22 March 2014

DVD Review - Jeune et Jolie (2013)

Drama, World Cinema
Lionsgate Films UK
Rating: 18
François Ozon
Charlotte Rampling, Marine Vacth, Géraldine Pailhas, Frédéric Pierrot
Buy Jeune&Julie: [DVD] or [Blu-ray + UV Copy]

François Ozon is a director who has intrigued (I still hope to watch See the Sea and Water Drops on Burning Rocks someday), excited (Under the Sand), frustrated (8 Women, Swimming Pool, and 5x2), and ultimately failed to entice (I am yet to see Angel, Potiche, In the House, and countless others), so when I was given the chance to review Jeune et Jolie I apprehensively agreed, spurred on by the fading hope that Ozon still has that truly great film in him.

Jeune et Jolie is not that film. And, to be honest, I am not sure what film it is at all. At the films beginning Isabelle (newcomer Marine Vacht), the seventeen year old young and beautiful of the title, dutifully gives away her virginity whilst on a family holiday, the blatant impression being that the result was unsatisfactory, her detachment shown from the perspective of an out of body experience. Soon after she is back home in Paris turning tricks as a high-end call girl.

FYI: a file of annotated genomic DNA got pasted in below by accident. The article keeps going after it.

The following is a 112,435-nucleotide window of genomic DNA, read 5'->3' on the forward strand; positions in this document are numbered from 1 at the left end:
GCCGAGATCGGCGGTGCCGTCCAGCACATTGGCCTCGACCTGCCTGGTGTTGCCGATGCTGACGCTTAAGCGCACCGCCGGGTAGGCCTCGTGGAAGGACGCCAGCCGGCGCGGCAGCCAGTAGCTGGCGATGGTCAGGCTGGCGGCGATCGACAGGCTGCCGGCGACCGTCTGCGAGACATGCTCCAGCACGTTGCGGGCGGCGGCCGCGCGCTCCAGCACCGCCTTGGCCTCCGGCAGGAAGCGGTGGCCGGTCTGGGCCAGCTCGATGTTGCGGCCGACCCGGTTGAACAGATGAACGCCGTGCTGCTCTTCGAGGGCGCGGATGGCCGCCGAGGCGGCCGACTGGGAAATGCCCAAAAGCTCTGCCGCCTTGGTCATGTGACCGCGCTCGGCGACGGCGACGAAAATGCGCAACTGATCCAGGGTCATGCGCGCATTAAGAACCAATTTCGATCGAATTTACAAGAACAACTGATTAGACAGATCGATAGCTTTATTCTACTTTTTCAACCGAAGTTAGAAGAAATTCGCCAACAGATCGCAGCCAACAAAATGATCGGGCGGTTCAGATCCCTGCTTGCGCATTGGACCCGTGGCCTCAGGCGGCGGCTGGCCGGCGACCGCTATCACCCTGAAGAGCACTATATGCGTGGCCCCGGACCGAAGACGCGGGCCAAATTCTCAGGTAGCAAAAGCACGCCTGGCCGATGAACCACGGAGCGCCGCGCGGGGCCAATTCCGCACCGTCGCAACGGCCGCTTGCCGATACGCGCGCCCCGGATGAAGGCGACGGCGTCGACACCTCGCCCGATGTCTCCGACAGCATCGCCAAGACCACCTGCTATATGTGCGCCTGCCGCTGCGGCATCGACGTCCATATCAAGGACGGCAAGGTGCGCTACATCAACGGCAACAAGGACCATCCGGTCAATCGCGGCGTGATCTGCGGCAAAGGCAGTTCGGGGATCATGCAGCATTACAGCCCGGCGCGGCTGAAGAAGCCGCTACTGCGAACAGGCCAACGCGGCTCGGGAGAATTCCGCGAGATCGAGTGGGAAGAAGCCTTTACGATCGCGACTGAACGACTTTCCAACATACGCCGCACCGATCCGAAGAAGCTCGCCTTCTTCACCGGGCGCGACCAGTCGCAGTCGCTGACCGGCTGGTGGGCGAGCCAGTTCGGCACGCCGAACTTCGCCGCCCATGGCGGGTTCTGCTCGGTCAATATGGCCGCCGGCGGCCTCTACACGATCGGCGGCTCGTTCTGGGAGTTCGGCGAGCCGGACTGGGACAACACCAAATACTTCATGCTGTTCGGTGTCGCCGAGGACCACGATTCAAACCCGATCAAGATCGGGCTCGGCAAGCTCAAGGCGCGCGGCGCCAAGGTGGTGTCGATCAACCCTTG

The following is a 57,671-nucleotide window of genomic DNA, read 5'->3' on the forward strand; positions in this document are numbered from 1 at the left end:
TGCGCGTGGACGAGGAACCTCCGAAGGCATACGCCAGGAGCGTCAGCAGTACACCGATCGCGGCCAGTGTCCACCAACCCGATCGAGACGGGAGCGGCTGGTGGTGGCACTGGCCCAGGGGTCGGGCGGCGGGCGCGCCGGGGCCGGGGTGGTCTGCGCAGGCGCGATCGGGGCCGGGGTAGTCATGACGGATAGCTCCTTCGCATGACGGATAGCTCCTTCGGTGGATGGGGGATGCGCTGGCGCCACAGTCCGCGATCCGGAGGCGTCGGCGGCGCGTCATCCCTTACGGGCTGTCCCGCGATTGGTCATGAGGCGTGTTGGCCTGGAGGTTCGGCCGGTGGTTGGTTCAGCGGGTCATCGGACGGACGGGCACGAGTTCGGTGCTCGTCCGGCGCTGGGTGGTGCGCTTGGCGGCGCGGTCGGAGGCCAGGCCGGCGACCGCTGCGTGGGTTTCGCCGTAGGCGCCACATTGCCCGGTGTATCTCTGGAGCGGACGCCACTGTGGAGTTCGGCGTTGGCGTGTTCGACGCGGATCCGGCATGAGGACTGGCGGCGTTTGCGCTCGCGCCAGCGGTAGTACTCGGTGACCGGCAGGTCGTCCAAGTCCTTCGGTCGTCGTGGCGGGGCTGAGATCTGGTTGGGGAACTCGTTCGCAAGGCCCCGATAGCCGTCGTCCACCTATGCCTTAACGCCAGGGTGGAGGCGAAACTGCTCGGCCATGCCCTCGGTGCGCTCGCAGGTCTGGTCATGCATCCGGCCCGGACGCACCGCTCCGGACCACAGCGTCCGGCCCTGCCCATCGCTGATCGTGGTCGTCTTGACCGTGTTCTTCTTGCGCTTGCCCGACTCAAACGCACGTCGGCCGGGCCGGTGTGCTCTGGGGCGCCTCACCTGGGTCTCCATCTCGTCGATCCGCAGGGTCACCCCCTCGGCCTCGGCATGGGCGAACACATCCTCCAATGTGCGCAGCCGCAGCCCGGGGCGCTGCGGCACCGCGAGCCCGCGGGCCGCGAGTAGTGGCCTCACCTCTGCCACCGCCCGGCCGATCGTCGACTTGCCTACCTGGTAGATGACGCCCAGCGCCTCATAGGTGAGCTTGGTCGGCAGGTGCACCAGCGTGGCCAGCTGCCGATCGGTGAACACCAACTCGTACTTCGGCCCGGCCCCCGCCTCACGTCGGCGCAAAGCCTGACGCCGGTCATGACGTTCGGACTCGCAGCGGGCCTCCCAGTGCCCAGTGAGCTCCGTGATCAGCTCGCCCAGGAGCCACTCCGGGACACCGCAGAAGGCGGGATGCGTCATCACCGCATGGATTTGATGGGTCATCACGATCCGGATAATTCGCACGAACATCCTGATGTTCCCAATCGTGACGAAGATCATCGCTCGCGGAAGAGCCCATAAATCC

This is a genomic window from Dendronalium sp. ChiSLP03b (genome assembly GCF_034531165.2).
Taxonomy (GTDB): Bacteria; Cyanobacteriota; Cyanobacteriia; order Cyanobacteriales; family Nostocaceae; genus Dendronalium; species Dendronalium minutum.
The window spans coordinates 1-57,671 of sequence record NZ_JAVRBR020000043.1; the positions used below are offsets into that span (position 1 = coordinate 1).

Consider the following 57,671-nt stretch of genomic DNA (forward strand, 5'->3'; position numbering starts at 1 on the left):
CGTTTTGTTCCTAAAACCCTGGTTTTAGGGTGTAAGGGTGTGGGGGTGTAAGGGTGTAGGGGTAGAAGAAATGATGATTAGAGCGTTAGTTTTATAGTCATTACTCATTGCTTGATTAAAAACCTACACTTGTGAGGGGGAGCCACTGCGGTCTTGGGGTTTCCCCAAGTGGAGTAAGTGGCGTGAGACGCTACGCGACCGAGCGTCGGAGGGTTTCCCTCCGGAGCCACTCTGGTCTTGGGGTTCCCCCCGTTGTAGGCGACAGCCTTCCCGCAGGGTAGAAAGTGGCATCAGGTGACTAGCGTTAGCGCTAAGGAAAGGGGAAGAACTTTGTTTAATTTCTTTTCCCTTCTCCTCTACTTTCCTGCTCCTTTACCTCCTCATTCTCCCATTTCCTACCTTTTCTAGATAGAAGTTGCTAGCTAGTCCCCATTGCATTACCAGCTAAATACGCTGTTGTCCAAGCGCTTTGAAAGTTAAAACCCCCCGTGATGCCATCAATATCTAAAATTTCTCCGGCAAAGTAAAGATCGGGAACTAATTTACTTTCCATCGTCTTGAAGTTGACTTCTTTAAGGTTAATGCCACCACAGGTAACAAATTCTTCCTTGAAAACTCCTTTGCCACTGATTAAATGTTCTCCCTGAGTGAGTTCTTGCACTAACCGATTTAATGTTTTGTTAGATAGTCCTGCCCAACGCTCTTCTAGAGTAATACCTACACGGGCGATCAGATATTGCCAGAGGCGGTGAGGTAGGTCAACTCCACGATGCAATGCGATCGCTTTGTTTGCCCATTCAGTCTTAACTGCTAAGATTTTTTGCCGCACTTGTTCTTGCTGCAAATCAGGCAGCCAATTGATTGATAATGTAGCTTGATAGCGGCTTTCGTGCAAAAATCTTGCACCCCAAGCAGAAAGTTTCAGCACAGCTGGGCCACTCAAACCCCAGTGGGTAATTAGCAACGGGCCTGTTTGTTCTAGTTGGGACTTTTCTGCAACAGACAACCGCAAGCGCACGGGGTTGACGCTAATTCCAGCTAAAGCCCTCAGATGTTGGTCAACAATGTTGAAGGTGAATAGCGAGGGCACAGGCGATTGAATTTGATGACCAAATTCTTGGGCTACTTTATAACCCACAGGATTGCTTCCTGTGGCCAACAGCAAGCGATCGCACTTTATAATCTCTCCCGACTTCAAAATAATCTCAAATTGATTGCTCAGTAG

And that is the entire extent of the film. Well, there is slightly more to it than that, such as the clichéd response from her mother, or the storyline surrounding the sudden death of one of Isabelle’s clients, but neither thread offer much in the way of a clue to unlocking a discernable theme or explanation to the proceedings. We are never offered any reasoning behind her decision.

But maybe that is the point, maybe Isabelle’s motives are left unclear for a reason. And maybe Vacht hits the nail on the head and understands what it was Ozon intended when she says, “What I liked was there's nothing that fundamentally makes her act as she does. It's something that maybe happens to a lot of adolescents – coming up against a rather violent experience, which you don't really analyse while it's happening.”

Or maybe she is wrong. While her argument seems completely plausible, and goes a good way toward a coherent explanation, I still remain unconvinced. For Jeune et Jolie is too ambiguous for there to be a straightforward answer and therein lies its problem. Through the unwillingness of Ozon to reveal his hand he lends the film a slightness that undermines any impact the film could have had.


Shane James

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